3 years ago

Frontal fibrosing alopecia after antiandrogen hormonal therapy in a male patient

M Bertolín-Colilla, A Lobato-Berezo, A March-Rodríguez, RM Pujol, G Deza
An 82-year-old man with a prostate adenocarcinoma, started eight years before a treatment with oral bicalutamide 50 mg daily and subcutaneous goserelin 10,8 mg each three months, an antiandrogen and a LHRH analogue, respectively. The rest of his past medical history was unremarkable. A few months after starting with the treatment, he began with recession of the frontotemporal hairline also with hypopigmentation and atrophy of the areas of alopecia and loss of axillary and pubic hair (Figure 1). He did not present any clinical signs or patterns of male androgenetic alopecia. He denied having any siblings or kindreds with a scarring alopecia and therefore a familial FFA was excluded. Laboratory test showed low levels of prostate specific antigen (0,024ɥg/L) and undetectable free serum testosterone levels (<0,1 nmol/L). A biopsy on the scalp revealed a lichenoid lymphocitic inflammatory infiltrate, important fibrosis with loss of elastic fibers and hair follicle destruction (Figure 2,3). The clinical and histopathological features were consistent with frontal fibrosing alopecia. He is still having this treatment in order to prevent the progression of the prostate adenocarcinoma. This article is protected by copyright. All rights reserved.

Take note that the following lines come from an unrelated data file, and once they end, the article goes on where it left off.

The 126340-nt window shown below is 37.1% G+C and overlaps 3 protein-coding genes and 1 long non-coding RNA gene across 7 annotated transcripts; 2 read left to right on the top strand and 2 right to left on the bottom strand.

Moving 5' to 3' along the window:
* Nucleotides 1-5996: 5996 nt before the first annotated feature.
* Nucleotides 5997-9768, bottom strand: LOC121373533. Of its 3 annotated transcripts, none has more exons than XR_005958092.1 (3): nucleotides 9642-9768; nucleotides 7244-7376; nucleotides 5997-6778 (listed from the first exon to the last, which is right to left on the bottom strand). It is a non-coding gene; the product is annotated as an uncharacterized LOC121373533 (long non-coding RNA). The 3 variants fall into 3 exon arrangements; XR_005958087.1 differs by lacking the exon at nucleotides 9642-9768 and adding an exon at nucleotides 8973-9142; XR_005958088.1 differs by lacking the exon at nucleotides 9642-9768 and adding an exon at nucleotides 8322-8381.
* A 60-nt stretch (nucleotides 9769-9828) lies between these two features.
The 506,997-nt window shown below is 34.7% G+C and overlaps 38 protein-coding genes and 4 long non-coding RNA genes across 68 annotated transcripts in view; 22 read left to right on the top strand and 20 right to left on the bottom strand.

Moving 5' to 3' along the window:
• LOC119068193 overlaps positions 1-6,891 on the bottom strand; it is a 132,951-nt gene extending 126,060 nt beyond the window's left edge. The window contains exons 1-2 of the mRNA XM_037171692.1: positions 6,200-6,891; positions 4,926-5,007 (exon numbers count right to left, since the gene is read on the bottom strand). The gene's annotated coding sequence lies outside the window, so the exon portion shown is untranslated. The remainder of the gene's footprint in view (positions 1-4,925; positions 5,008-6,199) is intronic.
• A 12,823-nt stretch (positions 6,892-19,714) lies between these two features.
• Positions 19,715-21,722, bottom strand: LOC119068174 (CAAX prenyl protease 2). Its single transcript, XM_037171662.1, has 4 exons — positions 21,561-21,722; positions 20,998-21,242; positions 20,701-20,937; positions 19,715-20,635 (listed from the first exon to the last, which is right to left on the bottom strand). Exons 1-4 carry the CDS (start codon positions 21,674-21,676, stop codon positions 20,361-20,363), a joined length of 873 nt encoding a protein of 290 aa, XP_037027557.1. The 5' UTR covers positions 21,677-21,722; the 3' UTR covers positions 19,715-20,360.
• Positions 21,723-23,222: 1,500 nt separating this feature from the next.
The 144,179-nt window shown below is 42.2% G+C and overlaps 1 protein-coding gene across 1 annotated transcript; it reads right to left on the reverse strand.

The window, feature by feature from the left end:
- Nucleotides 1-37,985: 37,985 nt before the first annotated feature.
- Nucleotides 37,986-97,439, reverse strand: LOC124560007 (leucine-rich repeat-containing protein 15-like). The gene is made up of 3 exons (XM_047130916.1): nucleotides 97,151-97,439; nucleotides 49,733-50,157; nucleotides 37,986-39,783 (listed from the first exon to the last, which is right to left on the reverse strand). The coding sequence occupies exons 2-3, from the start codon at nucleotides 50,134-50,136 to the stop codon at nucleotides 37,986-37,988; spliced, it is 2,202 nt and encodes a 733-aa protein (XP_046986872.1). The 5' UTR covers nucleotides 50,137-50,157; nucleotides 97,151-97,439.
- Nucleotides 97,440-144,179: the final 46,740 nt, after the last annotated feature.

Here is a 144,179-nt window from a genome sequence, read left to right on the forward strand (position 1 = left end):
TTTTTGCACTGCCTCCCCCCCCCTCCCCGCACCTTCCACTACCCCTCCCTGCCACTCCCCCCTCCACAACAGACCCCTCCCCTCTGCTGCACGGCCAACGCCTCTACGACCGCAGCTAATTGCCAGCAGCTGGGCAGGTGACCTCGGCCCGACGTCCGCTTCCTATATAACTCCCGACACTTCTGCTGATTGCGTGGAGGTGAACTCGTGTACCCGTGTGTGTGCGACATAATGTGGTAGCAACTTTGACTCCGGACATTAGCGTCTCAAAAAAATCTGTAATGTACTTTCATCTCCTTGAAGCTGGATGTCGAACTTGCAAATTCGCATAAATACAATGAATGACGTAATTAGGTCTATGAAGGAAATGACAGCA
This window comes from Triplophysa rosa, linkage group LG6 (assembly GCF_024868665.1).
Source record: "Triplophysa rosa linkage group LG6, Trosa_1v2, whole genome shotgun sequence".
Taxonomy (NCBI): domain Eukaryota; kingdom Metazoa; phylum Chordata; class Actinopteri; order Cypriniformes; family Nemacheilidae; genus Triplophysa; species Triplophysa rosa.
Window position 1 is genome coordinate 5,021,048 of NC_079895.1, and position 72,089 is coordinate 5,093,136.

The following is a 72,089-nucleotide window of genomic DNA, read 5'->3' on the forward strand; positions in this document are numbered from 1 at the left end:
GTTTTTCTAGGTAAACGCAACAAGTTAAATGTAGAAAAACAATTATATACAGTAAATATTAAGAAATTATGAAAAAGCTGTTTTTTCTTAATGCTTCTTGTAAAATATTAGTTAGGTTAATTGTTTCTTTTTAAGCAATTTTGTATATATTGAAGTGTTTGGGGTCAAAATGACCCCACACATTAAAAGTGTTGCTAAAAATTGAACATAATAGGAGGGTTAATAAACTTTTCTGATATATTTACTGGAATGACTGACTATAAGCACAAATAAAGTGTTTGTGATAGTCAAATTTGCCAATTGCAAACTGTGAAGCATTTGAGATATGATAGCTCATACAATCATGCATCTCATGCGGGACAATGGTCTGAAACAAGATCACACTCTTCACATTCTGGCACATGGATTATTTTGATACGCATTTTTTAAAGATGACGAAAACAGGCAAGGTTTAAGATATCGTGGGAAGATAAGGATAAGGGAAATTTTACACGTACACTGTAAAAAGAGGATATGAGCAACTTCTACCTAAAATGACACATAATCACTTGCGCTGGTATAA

Publisher URL: http://onlinelibrary.wiley.com/resolve/doi

DOI: 10.1111/jdv.14825

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